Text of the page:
Stropping

Randall

John McDouall Stuart
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If I had lots of money, I'd have m390 - it looks a very good steel. That sort of quality looks like it won't be wasted with you, which is as it should be :) D2 and s35vn should suit me fine - just sharp functional knives. Actually, the only knives on my wish list now are the RAT II and Zancudo both in D2.
 
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Wave Man

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I gave up on wish lists a while ago, I found my tastes exceeded the size of my wallet...LoL I now only buy knives (in regards to folders) that fit my EDC prerequisites and fixed blades as the whim takes me. I am lucky enough to be in the position to have all the knives I could ever want or use and am at the stage of acting on impulse now rather than need.

As far as M390 knives go, keep an eye out on the secondary market (for the likes of the WE Practic), you will occasionally find a M390 folder going for $150 which is IMHO a bargain and within reach of most knife aficionados.
 

Wave Man

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another stropping compound that seems to be recommended is Smurf-Poo, as in Bolpol - BLUE Buffing compound bar/Honing paste bar - Smurf Poo - for metal polishing - 110g. A search of Ebay for 'smurf-poo' yields results of several different sizings.(at several different price points) I am yet to try this product but will do so in the future.
 

Randall

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Rather than start a new thread, I thought I'd add to this one. It's a theory I've had, and I've been putting it into practise with good results. I have a knife with a scandi grind. As you know with scandi there is no secondary bevel, the entire primary bevel needs to be honed. It has been recommended not to strop scandi ground knives, because stropping leads to a convex bevel. I have a lansky sharpening kit. I thought I'll use the finest stone I have, which is the sapphire (2000 grit). The beauty of this is that it is like a strop with compound, but I can keep the bevel flat. The lansky hones actually give you something to hold while you're doing it too.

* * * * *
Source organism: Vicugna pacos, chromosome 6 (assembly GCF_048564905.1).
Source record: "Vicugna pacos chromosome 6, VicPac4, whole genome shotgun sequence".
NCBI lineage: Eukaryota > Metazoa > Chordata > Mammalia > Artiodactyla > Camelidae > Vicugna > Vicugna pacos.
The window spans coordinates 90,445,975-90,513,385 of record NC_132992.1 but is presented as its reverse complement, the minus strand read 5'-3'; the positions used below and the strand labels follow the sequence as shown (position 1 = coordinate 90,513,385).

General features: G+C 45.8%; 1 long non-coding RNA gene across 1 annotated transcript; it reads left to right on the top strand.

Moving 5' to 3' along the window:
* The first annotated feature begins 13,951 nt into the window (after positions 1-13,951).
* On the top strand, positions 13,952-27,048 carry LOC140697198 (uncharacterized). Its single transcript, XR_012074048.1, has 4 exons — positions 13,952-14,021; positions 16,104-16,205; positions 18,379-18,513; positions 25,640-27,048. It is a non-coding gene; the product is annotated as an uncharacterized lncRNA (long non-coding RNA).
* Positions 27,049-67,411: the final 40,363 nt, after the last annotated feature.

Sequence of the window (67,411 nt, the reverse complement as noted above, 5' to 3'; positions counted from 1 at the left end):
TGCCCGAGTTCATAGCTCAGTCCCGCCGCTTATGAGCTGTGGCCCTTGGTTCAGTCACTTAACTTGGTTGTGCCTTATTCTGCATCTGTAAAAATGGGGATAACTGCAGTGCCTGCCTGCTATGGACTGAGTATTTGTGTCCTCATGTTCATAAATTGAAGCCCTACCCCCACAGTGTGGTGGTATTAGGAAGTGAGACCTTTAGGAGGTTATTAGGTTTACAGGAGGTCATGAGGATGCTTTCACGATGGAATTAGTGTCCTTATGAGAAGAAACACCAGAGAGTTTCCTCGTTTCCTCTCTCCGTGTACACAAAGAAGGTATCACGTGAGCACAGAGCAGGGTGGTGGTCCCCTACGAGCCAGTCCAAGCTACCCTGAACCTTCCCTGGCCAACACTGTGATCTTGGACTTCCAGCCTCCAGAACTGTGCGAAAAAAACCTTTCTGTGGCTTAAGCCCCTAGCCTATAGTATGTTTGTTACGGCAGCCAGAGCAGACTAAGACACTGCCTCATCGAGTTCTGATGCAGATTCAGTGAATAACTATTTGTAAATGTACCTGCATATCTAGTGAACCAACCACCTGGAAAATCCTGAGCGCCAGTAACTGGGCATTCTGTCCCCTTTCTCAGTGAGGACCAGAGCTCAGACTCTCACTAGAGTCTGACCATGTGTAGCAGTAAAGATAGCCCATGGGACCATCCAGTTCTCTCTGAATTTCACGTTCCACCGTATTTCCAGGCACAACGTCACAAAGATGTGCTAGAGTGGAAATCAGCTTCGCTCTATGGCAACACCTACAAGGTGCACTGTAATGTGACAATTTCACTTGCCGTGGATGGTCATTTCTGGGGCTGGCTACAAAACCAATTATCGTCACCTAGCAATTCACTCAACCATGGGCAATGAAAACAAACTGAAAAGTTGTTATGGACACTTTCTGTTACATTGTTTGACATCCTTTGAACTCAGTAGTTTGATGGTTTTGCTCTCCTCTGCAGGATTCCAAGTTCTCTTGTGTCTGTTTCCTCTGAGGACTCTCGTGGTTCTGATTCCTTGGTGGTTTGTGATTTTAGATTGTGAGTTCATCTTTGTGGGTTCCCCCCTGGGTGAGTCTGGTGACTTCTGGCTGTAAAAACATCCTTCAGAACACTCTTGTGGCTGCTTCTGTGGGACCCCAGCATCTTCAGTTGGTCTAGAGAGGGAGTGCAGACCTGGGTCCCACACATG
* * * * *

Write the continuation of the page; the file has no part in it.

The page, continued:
26704
 
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Askew

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Rather than start a new thread, I thought I'd add to this one. It's a theory I've had, and I've been putting it into practise with good results. I have a knife with a scandi grind. As you know with scandi there is no secondary bevel, the entire primary bevel needs to be honed. It has been recommended not to strop scandi ground knives, because stropping leads to a convex bevel. I have a lansky sharpening kit. I thought I'll use the finest stone I have, which is the sapphire (2000 grit). The beauty of this is that it is like a strop with compound, but I can keep the bevel flat. The lansky hones actually give you something to hold while you're doing it too.

View attachment 26704
Hang on, why does stropping lead to a convex bevel? I strop my scandi ground knives and haven't had any issues.
 

Thrud

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I think that is right, I’ve but a micro bevel on a Scandi grind and it made it stronger
 

Randall